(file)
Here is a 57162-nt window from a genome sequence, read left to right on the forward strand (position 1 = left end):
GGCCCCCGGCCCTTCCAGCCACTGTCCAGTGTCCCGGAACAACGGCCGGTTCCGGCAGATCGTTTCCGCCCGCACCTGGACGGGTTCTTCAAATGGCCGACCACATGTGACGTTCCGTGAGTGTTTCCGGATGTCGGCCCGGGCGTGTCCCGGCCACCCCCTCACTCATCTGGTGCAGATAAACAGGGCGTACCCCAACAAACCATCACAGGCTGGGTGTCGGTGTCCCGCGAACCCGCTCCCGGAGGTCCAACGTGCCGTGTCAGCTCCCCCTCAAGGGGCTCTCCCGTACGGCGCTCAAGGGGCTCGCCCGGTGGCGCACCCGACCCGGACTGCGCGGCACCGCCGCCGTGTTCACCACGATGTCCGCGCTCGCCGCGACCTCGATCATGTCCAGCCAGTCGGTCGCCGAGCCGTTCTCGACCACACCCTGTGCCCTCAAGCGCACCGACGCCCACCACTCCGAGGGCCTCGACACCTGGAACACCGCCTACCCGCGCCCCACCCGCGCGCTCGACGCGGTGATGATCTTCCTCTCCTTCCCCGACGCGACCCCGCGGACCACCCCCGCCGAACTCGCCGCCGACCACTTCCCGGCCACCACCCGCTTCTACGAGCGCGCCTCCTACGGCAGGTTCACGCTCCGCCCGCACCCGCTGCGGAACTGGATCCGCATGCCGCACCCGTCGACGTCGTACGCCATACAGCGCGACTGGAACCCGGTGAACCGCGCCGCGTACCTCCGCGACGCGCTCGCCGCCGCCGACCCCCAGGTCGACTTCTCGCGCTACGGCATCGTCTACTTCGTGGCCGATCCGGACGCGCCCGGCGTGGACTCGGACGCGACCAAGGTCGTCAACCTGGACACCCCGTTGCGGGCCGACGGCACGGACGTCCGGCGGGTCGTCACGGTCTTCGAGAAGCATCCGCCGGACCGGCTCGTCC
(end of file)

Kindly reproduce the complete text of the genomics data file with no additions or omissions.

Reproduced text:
Here is a 57162-nt window from a genome sequence, read left to right on the forward strand (position 1 = left end):
GGCCCCCGGCCCTTCCAGCCACTGTCCAGTGTCCCGGAACAACGGCCGGTTCCGGCAGATCGTTTCCGCCCGCACCTGGACGGGTTCTTCAAATGGCCGACCACATGTGACGTTCCGTGAGTGTTTCCGGATGTCGGCCCGGGCGTGTCCCGGCCACCCCCTCACTCATCTGGTGCAGATAAACAGGGCGTACCCCAACAAACCATCACAGGCTGGGTGTCGGTGTCCCGCGAACCCGCTCCCGGAGGTCCAACGTGCCGTGTCAGCTCCCCCTCAAGGGGCTCTCCCGTACGGCGCTCAAGGGGCTCGCCCGGTGGCGCACCCGACCCGGACTGCGCGGCACCGCCGCCGTGTTCACCACGATGTCCGCGCTCGCCGCGACCTCGATCATGTCCAGCCAGTCGGTCGCCGAGCCGTTCTCGACCACACCCTGTGCCCTCAAGCGCACCGACGCCCACCACTCCGAGGGCCTCGACACCTGGAACACCGCCTACCCGCGCCCCACCCGCGCGCTCGACGCGGTGATGATCTTCCTCTCCTTCCCCGACGCGACCCCGCGGACCACCCCCGCCGAACTCGCCGCCGACCACTTCCCGGCCACCACCCGCTTCTACGAGCGCGCCTCCTACGGCAGGTTCACGCTCCGCCCGCACCCGCTGCGGAACTGGATCCGCATGCCGCACCCGTCGACGTCGTACGCCATACAGCGCGACTGGAACCCGGTGAACCGCGCCGCGTACCTCCGCGACGCGCTCGCCGCCGCCGACCCCCAGGTCGACTTCTCGCGCTACGGCATCGTCTACTTCGTGGCCGATCCGGACGCGCCCGGCGTGGACTCGGACGCGACCAAGGTCGTCAACCTGGACACCCCGTTGCGGGCCGACGGCACGGACGTCCGGCGGGTCGTCACGGTCTTCGAGAAGCATCCGCCGGACCGGCTCGTCC